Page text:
ThoughtWorks revolutionises IT industry with digital disruption
Ambitious, forward-thinking businesses need more than a competitive streak to thrive in today's global, technology-driven economy. Beyond seeking the leading position in the industry, the bolder ones strive to make an impact so big that it forever changes the way that industry works. Thought leaders call this digital disruption - innovations that make the expensive affordable, the obscure accessible and the "impossible" happen.
"Businesses today cannot wait; they need to take risks and move forward or be left behind," says Craig Gorsline, president and chief commercial officer of the global information technology (IT) consulting firm ThoughtWorks. "Our role is to help those who are courageous enough bring about digital disruption, get ahead and stay ahead. We come to the table with custom application development services that help companies build and integrate complex software that is integral to their innovative business models."
Founded in 1993 with agile and lean technologies and methods at its core, the company works with commercial, social and government sectors across all industries. It describes its Global 1,000 clientele as those who are never satisfied with the status quo, incremental market shares or being in third or fourth place.
"They want to be number one," Gorsline says. "They are willing to blow up their industry with something new, and they are willing to blow up their own companies to get there."
As a relationship-driven business, ThoughtWorks has grown with these clients globally, expanding from its Chicago headquarters to 34 offices with 4,000 employees across 14 countries. It has also followed partners and customers to emerging markets such as Asia, particularly in China, where its operations are increasingly shifting from offshore to locally focused.
The company is optimistic that all its China projects can soon be completed locally as it already does in Singapore, where 100 per cent of the demand is fulfilled locally. It reinforces its commitment to China with six offices, two of which are in Beijing and Shanghai focusing on the local market. Among its clients is telecommunications giant Huawei, which it helped become more efficient in its software development practices.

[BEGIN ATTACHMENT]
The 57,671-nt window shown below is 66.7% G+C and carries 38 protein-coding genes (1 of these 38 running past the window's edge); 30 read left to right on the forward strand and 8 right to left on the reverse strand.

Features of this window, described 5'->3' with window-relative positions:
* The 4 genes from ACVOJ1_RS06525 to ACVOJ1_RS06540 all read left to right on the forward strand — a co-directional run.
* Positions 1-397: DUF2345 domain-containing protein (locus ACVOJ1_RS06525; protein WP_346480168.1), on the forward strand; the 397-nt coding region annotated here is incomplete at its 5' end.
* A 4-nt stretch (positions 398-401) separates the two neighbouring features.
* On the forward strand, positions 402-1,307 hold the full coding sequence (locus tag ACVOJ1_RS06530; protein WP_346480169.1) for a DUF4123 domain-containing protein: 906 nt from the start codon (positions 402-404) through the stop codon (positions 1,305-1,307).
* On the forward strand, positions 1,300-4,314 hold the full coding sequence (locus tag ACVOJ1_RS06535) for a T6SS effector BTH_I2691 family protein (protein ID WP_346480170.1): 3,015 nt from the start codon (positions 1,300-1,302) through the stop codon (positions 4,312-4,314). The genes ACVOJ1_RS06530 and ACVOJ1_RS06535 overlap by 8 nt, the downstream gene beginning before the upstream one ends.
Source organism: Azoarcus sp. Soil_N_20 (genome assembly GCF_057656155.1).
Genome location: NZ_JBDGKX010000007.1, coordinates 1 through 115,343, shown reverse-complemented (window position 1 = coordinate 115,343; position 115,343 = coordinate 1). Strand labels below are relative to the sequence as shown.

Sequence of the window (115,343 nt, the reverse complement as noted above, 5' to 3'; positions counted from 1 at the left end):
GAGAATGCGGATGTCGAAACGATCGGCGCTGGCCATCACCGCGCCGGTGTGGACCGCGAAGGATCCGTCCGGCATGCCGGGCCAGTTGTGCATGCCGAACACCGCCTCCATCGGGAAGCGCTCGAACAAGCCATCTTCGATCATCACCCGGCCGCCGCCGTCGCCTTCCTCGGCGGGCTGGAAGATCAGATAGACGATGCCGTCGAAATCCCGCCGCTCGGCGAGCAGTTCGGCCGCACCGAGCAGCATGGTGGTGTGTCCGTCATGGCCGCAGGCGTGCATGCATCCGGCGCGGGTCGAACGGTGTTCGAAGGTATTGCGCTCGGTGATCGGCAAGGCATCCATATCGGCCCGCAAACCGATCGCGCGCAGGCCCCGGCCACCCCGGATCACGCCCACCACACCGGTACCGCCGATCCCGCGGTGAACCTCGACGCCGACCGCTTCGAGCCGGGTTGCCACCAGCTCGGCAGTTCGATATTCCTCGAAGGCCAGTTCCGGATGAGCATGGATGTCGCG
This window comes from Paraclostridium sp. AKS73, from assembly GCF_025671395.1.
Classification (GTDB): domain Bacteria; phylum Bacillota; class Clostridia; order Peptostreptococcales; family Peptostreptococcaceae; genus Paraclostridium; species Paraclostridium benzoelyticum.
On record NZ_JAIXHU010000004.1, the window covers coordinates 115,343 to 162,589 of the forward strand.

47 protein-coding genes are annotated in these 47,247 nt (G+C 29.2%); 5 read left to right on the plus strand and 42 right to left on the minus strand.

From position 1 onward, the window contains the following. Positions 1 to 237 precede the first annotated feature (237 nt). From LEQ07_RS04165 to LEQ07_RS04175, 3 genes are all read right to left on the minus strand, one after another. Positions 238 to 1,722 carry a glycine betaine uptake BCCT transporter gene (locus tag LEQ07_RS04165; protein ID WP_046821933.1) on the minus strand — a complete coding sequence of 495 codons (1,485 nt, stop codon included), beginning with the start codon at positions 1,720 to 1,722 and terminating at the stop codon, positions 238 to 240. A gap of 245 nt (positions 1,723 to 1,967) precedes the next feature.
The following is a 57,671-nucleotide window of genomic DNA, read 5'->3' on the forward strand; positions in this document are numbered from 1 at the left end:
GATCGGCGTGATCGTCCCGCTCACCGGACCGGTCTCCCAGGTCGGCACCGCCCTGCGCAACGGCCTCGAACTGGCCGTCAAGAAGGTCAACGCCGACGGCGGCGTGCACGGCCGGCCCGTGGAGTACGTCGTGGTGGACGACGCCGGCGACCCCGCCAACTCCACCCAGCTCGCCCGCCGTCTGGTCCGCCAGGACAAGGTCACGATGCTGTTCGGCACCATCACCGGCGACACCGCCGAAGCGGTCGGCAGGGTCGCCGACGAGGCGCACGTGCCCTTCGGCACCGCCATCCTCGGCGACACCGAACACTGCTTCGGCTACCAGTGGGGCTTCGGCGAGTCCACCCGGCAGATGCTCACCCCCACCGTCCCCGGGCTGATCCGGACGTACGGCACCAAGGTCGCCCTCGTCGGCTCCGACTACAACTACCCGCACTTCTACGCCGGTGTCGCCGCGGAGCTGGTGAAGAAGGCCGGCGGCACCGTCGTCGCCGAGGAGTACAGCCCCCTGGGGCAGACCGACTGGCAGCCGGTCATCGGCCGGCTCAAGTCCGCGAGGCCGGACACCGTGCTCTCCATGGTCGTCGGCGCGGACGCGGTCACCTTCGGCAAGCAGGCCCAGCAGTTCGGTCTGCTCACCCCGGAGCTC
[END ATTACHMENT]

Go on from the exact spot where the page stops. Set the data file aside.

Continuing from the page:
"We call it organisational transformation, where we come in and help developers write better code, enable managers to run better programmes and encourage executives to think about technologies, technology road maps and product investment strategies in different ways," Gorsline says. "China is a growing marketplace with great ambitions. We are thrilled for more opportunities to work with global clients that are pursuing the market, where we aim to double our business in the next five years."
ThoughtWorks also sees more Chinese businesses moving into other parts of the world, and it looks forward to exploring new prospects with clients and partners.
"Our growth will continue to be organic, on the backs of our clients and together with like-minded, customer-focused partners who share our values and commitment to technical excellence," Gorsline says.
Apart from reaching a broader client base, ThoughtWorks takes great pride in having a large presence in the global health space, where it has developed open-source products used in hospitals everywhere from Africa to rural India. These products have brought world-class technology to health workers who otherwise have no access to it, enabling them to offer higher standards of care to the poorest of the poor.
"The desire to have a positive impact on society has always been a part of ThoughtWorks and our culture," says Joanna Parke, managing director for ThoughtWorks North America. "In addition to revolutionising the IT industry, we advocate for social justice and social change. We use our expertise and skills in technology to bring to bear on some of the world's toughest social problems."